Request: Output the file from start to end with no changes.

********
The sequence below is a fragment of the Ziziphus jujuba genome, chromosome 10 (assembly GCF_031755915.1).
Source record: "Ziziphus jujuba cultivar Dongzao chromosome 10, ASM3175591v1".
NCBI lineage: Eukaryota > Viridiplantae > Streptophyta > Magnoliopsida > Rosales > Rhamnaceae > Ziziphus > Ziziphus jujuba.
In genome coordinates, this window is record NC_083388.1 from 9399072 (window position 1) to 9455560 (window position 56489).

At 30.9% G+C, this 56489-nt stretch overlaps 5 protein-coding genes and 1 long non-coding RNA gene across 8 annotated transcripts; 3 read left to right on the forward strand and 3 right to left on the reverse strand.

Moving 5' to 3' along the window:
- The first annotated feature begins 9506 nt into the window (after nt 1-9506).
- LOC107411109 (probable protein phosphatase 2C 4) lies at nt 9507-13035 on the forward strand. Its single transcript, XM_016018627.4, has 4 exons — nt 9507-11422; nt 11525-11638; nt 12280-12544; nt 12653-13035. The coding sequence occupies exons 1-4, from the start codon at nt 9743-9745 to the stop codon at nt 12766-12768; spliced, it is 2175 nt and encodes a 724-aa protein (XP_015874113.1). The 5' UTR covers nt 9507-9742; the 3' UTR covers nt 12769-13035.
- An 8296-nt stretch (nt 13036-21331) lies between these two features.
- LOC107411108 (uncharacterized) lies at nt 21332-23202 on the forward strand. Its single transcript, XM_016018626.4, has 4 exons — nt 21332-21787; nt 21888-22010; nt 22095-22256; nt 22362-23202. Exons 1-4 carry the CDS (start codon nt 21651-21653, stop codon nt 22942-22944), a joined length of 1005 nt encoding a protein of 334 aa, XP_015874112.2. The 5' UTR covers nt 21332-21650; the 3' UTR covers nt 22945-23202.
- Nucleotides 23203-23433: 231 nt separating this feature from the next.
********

The sequence below is a fragment of the Ziziphus jujuba genome, chromosome 10 (assembly GCF_031755915.1).
Source record: "Ziziphus jujuba cultivar Dongzao chromosome 10, ASM3175591v1".
NCBI lineage: Eukaryota > Viridiplantae > Streptophyta > Magnoliopsida > Rosales > Rhamnaceae > Ziziphus > Ziziphus jujuba.
In genome coordinates, this window is record NC_083388.1 from 9399072 (window position 1) to 9455560 (window position 56489).

At 30.9% G+C, this 56489-nt stretch overlaps 5 protein-coding genes and 1 long non-coding RNA gene across 8 annotated transcripts; 3 read left to right on the forward strand and 3 right to left on the reverse strand.

Moving 5' to 3' along the window:
- The first annotated feature begins 9506 nt into the window (after nt 1-9506).
- LOC107411109 (probable protein phosphatase 2C 4) lies at nt 9507-13035 on the forward strand. Its single transcript, XM_016018627.4, has 4 exons — nt 9507-11422; nt 11525-11638; nt 12280-12544; nt 12653-13035. The coding sequence occupies exons 1-4, from the start codon at nt 9743-9745 to the stop codon at nt 12766-12768; spliced, it is 2175 nt and encodes a 724-aa protein (XP_015874113.1). The 5' UTR covers nt 9507-9742; the 3' UTR covers nt 12769-13035.
- An 8296-nt stretch (nt 13036-21331) lies between these two features.
- LOC107411108 (uncharacterized) lies at nt 21332-23202 on the forward strand. Its single transcript, XM_016018626.4, has 4 exons — nt 21332-21787; nt 21888-22010; nt 22095-22256; nt 22362-23202. Exons 1-4 carry the CDS (start codon nt 21651-21653, stop codon nt 22942-22944), a joined length of 1005 nt encoding a protein of 334 aa, XP_015874112.2. The 5' UTR covers nt 21332-21650; the 3' UTR covers nt 22945-23202.
- Nucleotides 23203-23433: 231 nt separating this feature from the next.